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Your checklist for 2012

February 27, 2012
by Gary A. Enos, Editor
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Leaders advise immersion in primary care integration, insurance payment, electronic records

Editor's note: Addiction Professional asked five leaders representing diverse segments of the addiction field to answer this question as 2012 began: “What is the one thing addiction treatment providers should do in the coming year to prepare for the changes occurring in healthcare?”

The variety of topics addressed in their responses illustrates the numerous challenges professionals face, but also the exciting opportunities awaiting many in a shifting treatment system.

Marvin D. Seppala, MD, Chief Medical Officer, Hazelden

Changes to our national healthcare system are influencing addiction treatment providers in multiple ways. The one thing that we can count on, that is consistent, is that addiction treatment is absolutely necessary, but how it is to be provided is being debated.

The Affordable Care Act recognizes the extensive healthcare costs associated with addiction. Federal plans for the future of addiction treatment emphasize screening and brief intervention in primary care settings; even treatment (beyond prescribing medications for addiction) in those settings is being recommended. Primary care physicians are ill-prepared for this role, yet recognize potential benefits. The one thing addiction treatment providers need to do in 2012: begin to align with primary care systems. 

This can occur whether you are a small outpatient program or a multi-state treatment system, and all parties will benefit. We need to integrate into the medical system as a whole, and they need our services. It really can be a perfect match, as addiction treatment providers can solve major problems for them and they can provide us with access to more patients.

If screening and brief intervention identifies someone in need of treatment, the healthcare system, under pressures of its own, often cannot take the time to address these issues adequately in a primary care office. The cost of a counselor is attractive compared to that of a nurse or a physician, and counselors bring expertise about addiction that is often lacking in the primary care setting.

We need to set up seamless referral systems, not unlike a primary care physician would do with a medical specialist colleague. Primary care is an ideal place to identify addiction: They are faced with the evidence of the problems in other illnesses; they are being asked for potentially addictive pain medications on a daily basis; and they see the stress in the families of the addicted. Addiction treatment providers can be a solution for primary care. The primary care setting also offers addiction treatment providers solutions to cooccurring medical and psychiatric issues.

Whether you place a counselor in a primary care clinic to do evaluations one day a week, use their offices for outpatient groups, or fully integrate your services into a major healthcare system, it is the right thing to do. It will result in better patient outcomes, it will establish new advocates for treatment, and it will provide you with more business.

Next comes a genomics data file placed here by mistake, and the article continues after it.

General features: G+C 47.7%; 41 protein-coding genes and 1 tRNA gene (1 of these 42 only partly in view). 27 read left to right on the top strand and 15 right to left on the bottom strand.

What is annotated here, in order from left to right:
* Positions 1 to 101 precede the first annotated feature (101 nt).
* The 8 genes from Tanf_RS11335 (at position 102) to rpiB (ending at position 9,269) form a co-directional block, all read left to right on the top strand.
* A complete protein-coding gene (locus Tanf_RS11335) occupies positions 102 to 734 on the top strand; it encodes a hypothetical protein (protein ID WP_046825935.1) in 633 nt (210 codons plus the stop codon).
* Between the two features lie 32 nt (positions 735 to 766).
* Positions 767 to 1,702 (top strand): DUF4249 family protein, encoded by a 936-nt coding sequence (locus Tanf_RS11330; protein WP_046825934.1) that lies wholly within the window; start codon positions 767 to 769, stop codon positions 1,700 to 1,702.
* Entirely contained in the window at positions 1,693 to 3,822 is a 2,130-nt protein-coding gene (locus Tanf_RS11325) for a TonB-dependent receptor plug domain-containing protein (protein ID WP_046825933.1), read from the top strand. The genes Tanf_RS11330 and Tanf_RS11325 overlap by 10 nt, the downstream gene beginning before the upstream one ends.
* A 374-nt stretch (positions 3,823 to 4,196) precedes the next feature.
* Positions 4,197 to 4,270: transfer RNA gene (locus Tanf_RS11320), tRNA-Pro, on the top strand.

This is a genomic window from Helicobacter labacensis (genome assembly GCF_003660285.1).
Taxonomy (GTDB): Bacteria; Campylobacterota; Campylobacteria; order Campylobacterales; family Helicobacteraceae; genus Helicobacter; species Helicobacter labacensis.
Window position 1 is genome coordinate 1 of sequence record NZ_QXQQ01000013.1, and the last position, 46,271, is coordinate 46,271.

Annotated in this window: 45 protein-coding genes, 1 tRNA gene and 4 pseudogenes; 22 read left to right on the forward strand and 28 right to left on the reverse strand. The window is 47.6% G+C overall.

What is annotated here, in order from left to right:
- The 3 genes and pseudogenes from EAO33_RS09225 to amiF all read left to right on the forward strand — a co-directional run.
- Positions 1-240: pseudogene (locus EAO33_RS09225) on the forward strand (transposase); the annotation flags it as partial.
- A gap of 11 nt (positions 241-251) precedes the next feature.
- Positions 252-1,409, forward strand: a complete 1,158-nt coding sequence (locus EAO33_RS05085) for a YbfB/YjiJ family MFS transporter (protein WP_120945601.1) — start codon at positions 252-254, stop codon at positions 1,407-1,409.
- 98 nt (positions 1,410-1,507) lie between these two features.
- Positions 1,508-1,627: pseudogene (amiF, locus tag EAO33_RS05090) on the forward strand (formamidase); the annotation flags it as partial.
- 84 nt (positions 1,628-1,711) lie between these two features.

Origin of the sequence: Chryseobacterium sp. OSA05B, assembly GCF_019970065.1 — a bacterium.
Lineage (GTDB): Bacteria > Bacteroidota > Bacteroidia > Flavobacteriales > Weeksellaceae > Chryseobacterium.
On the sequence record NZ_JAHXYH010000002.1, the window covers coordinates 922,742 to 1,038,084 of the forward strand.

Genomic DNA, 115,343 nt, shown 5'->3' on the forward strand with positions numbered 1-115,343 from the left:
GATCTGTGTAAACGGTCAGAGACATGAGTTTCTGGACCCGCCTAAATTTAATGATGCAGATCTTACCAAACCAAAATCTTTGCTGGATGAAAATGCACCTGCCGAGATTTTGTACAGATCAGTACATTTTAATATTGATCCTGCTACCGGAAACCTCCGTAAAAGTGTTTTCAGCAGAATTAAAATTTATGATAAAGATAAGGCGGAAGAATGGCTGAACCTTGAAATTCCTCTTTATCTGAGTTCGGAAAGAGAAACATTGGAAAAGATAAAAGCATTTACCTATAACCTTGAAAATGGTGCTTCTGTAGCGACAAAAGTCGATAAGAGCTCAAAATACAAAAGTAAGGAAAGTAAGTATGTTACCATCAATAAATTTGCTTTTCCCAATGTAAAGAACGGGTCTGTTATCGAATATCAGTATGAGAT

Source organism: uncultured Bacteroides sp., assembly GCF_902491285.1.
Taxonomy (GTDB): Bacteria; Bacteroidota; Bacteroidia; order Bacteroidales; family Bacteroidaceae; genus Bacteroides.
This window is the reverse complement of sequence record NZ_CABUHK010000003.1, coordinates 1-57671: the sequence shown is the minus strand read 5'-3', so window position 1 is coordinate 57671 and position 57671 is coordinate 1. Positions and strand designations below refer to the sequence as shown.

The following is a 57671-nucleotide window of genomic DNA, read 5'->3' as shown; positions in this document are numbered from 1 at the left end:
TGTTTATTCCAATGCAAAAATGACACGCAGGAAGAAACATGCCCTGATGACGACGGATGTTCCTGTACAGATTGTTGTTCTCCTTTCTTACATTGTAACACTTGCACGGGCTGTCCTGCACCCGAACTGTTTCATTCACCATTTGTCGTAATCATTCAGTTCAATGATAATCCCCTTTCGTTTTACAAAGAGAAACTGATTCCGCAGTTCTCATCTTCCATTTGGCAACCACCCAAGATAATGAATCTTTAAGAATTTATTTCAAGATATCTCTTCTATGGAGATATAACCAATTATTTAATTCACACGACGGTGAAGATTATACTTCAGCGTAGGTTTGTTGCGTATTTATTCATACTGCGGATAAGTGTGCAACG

Lynn Sucher, MC, LPC, CEDS, President, Treatment Consultants

Whether you’re a healthcare professional running a treatment facility or a therapist in private practice, 2012 is the year of insurance. For years, many treatment professionals have been successful dodging the time-consuming black hole of insurance reimbursement. However, the days of strictly private-pay treatment may be a thing of the past.

We urge our clients to develop a payer mix, no matter if they are an upscale residential facility or someone in private practice. Clients who would never consider using insurance in the past for behavioral health services are now actively searching for professionals who will work with their policies. This means hiring or training staff that are able to check benefits, talk the language of insurance, understand the nuances of charting, and have the ability to be successful with the almost daily utilization reviews. It also means billing correctly in a timely manner and accounting for the sometimes lengthy payment collection process. And don’t forget the need to be accredited by CARF or The Joint Commission to become eligible for insurance panels.

In the past few years, insurance companies have become experts in denying residential treatment for individuals suffering from all types of addiction and mental health issues. However, intensive outpatient programs (IOPs) are flourishing because insurance companies are more likely to cover outpatient treatment. It’s important to know the trends in insurance in order to make changes that could mean the difference between being profitable or not.

If there is one thing we recommend to our clients this year, it’s to learn all the ins and outs of insurance billing, to develop relationships with insurance companies, and to hire staff that is capable of working within insurance guidelines. The bottom line is if we can work with insurance companies, we have a better opportunity of helping those who need treatment.

H. Westley Clark, MD, MPH, Director, Center for Substance Abuse Treatment (CSAT)

The Affordable Care Act is transforming and modernizing the nation’s healthcare system by providing greater access, more affordable coverage, and reduced healthcare costs. To facilitate this integrated and collaborative care, health reform requires the implementation of uniform standards for electronic exchange of health information by 2013. This is accomplished through Health Information Technology (Health IT), the use of computer applications to record, store, protect, retrieve and transfer clinical, administrative and financial information electronically within healthcare settings.